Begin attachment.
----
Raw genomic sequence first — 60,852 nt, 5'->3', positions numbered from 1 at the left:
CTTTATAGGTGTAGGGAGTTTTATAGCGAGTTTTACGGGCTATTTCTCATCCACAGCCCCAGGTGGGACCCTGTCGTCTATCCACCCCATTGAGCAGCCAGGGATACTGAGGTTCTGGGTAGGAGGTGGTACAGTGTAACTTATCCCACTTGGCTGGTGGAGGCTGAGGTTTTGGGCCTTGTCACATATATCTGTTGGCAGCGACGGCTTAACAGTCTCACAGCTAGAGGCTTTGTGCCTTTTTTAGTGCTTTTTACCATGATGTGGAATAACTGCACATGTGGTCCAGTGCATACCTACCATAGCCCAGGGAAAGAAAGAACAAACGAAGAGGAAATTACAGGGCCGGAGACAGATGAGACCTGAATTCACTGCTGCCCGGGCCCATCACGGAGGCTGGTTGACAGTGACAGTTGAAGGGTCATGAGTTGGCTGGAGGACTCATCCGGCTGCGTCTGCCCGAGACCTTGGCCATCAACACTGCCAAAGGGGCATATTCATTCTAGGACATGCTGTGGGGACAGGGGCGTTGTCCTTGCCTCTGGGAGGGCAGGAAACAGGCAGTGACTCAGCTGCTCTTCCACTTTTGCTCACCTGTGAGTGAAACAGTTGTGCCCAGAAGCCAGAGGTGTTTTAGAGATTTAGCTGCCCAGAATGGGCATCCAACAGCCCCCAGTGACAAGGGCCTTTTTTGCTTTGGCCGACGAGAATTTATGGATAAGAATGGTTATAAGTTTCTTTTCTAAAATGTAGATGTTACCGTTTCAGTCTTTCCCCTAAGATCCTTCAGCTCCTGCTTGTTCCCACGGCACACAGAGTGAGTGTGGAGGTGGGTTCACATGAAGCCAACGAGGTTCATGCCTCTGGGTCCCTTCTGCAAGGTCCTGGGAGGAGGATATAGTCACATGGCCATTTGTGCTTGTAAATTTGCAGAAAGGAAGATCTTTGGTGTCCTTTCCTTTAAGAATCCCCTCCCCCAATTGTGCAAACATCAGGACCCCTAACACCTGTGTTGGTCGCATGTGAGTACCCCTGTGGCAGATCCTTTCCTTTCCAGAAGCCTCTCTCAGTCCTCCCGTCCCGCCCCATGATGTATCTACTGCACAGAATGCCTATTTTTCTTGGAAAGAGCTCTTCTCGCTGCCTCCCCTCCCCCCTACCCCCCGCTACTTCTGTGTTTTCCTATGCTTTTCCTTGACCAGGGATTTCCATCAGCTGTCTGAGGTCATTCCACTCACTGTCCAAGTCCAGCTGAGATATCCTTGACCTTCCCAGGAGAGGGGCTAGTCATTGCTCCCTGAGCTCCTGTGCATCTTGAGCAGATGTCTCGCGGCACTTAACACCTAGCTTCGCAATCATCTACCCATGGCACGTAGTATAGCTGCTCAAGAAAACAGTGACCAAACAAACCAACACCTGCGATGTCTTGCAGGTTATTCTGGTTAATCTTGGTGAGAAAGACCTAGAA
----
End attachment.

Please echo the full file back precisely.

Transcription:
Raw genomic sequence first — 60,852 nt, 5'->3', positions numbered from 1 at the left:
CTTTATAGGTGTAGGGAGTTTTATAGCGAGTTTTACGGGCTATTTCTCATCCACAGCCCCAGGTGGGACCCTGTCGTCTATCCACCCCATTGAGCAGCCAGGGATACTGAGGTTCTGGGTAGGAGGTGGTACAGTGTAACTTATCCCACTTGGCTGGTGGAGGCTGAGGTTTTGGGCCTTGTCACATATATCTGTTGGCAGCGACGGCTTAACAGTCTCACAGCTAGAGGCTTTGTGCCTTTTTTAGTGCTTTTTACCATGATGTGGAATAACTGCACATGTGGTCCAGTGCATACCTACCATAGCCCAGGGAAAGAAAGAACAAACGAAGAGGAAATTACAGGGCCGGAGACAGATGAGACCTGAATTCACTGCTGCCCGGGCCCATCACGGAGGCTGGTTGACAGTGACAGTTGAAGGGTCATGAGTTGGCTGGAGGACTCATCCGGCTGCGTCTGCCCGAGACCTTGGCCATCAACACTGCCAAAGGGGCATATTCATTCTAGGACATGCTGTGGGGACAGGGGCGTTGTCCTTGCCTCTGGGAGGGCAGGAAACAGGCAGTGACTCAGCTGCTCTTCCACTTTTGCTCACCTGTGAGTGAAACAGTTGTGCCCAGAAGCCAGAGGTGTTTTAGAGATTTAGCTGCCCAGAATGGGCATCCAACAGCCCCCAGTGACAAGGGCCTTTTTTGCTTTGGCCGACGAGAATTTATGGATAAGAATGGTTATAAGTTTCTTTTCTAAAATGTAGATGTTACCGTTTCAGTCTTTCCCCTAAGATCCTTCAGCTCCTGCTTGTTCCCACGGCACACAGAGTGAGTGTGGAGGTGGGTTCACATGAAGCCAACGAGGTTCATGCCTCTGGGTCCCTTCTGCAAGGTCCTGGGAGGAGGATATAGTCACATGGCCATTTGTGCTTGTAAATTTGCAGAAAGGAAGATCTTTGGTGTCCTTTCCTTTAAGAATCCCCTCCCCCAATTGTGCAAACATCAGGACCCCTAACACCTGTGTTGGTCGCATGTGAGTACCCCTGTGGCAGATCCTTTCCTTTCCAGAAGCCTCTCTCAGTCCTCCCGTCCCGCCCCATGATGTATCTACTGCACAGAATGCCTATTTTTCTTGGAAAGAGCTCTTCTCGCTGCCTCCCCTCCCCCCTACCCCCCGCTACTTCTGTGTTTTCCTATGCTTTTCCTTGACCAGGGATTTCCATCAGCTGTCTGAGGTCATTCCACTCACTGTCCAAGTCCAGCTGAGATATCCTTGACCTTCCCAGGAGAGGGGCTAGTCATTGCTCCCTGAGCTCCTGTGCATCTTGAGCAGATGTCTCGCGGCACTTAACACCTAGCTTCGCAATCATCTACCCATGGCACGTAGTATAGCTGCTCAAGAAAACAGTGACCAAACAAACCAACACCTGCGATGTCTTGCAGGTTATTCTGGTTAATCTTGGTGAGAAAGACCTAGAA